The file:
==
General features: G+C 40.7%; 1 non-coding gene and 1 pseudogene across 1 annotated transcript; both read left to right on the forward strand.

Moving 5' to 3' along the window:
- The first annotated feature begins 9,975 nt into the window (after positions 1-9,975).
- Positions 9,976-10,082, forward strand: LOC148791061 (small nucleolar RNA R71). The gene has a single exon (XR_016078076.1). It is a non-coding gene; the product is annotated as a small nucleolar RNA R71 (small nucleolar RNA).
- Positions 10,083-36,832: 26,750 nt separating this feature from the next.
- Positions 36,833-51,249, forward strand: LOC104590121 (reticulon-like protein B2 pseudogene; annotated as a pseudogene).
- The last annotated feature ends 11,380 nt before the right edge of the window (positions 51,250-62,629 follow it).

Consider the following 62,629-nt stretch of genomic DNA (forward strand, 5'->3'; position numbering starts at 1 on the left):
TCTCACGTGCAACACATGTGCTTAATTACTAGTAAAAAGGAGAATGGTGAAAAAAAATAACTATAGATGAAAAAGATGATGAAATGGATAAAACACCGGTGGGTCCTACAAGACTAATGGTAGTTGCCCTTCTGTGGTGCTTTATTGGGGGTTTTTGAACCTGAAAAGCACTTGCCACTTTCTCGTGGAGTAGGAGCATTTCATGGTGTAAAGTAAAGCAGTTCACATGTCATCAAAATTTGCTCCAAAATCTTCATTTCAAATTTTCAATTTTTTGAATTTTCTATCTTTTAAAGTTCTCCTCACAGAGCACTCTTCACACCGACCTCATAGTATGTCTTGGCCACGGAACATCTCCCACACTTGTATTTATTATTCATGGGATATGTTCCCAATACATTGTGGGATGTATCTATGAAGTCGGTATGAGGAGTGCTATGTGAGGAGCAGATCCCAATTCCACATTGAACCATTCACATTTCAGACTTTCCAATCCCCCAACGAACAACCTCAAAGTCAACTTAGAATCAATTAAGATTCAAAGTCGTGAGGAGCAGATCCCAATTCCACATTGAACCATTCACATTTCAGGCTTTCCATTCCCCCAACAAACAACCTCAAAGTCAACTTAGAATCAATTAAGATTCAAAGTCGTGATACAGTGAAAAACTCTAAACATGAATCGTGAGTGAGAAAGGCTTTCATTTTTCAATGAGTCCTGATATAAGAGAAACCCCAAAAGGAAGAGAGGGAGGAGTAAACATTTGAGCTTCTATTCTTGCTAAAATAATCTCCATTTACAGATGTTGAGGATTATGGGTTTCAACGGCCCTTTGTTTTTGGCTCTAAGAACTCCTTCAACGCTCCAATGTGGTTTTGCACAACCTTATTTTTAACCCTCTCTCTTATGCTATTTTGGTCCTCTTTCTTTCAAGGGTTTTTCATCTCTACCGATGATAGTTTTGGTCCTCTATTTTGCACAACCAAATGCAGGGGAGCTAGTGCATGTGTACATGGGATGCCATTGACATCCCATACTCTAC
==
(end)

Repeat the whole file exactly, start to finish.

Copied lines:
General features: G+C 40.7%; 1 non-coding gene and 1 pseudogene across 1 annotated transcript; both read left to right on the forward strand.

Moving 5' to 3' along the window:
- The first annotated feature begins 9,975 nt into the window (after positions 1-9,975).
- Positions 9,976-10,082, forward strand: LOC148791061 (small nucleolar RNA R71). The gene has a single exon (XR_016078076.1). It is a non-coding gene; the product is annotated as a small nucleolar RNA R71 (small nucleolar RNA).
- Positions 10,083-36,832: 26,750 nt separating this feature from the next.
- Positions 36,833-51,249, forward strand: LOC104590121 (reticulon-like protein B2 pseudogene; annotated as a pseudogene).
- The last annotated feature ends 11,380 nt before the right edge of the window (positions 51,250-62,629 follow it).

Consider the following 62,629-nt stretch of genomic DNA (forward strand, 5'->3'; position numbering starts at 1 on the left):
TCTCACGTGCAACACATGTGCTTAATTACTAGTAAAAAGGAGAATGGTGAAAAAAAATAACTATAGATGAAAAAGATGATGAAATGGATAAAACACCGGTGGGTCCTACAAGACTAATGGTAGTTGCCCTTCTGTGGTGCTTTATTGGGGGTTTTTGAACCTGAAAAGCACTTGCCACTTTCTCGTGGAGTAGGAGCATTTCATGGTGTAAAGTAAAGCAGTTCACATGTCATCAAAATTTGCTCCAAAATCTTCATTTCAAATTTTCAATTTTTTGAATTTTCTATCTTTTAAAGTTCTCCTCACAGAGCACTCTTCACACCGACCTCATAGTATGTCTTGGCCACGGAACATCTCCCACACTTGTATTTATTATTCATGGGATATGTTCCCAATACATTGTGGGATGTATCTATGAAGTCGGTATGAGGAGTGCTATGTGAGGAGCAGATCCCAATTCCACATTGAACCATTCACATTTCAGACTTTCCAATCCCCCAACGAACAACCTCAAAGTCAACTTAGAATCAATTAAGATTCAAAGTCGTGAGGAGCAGATCCCAATTCCACATTGAACCATTCACATTTCAGGCTTTCCATTCCCCCAACAAACAACCTCAAAGTCAACTTAGAATCAATTAAGATTCAAAGTCGTGATACAGTGAAAAACTCTAAACATGAATCGTGAGTGAGAAAGGCTTTCATTTTTCAATGAGTCCTGATATAAGAGAAACCCCAAAAGGAAGAGAGGGAGGAGTAAACATTTGAGCTTCTATTCTTGCTAAAATAATCTCCATTTACAGATGTTGAGGATTATGGGTTTCAACGGCCCTTTGTTTTTGGCTCTAAGAACTCCTTCAACGCTCCAATGTGGTTTTGCACAACCTTATTTTTAACCCTCTCTCTTATGCTATTTTGGTCCTCTTTCTTTCAAGGGTTTTTCATCTCTACCGATGATAGTTTTGGTCCTCTATTTTGCACAACCAAATGCAGGGGAGCTAGTGCATGTGTACATGGGATGCCATTGACATCCCATACTCTAC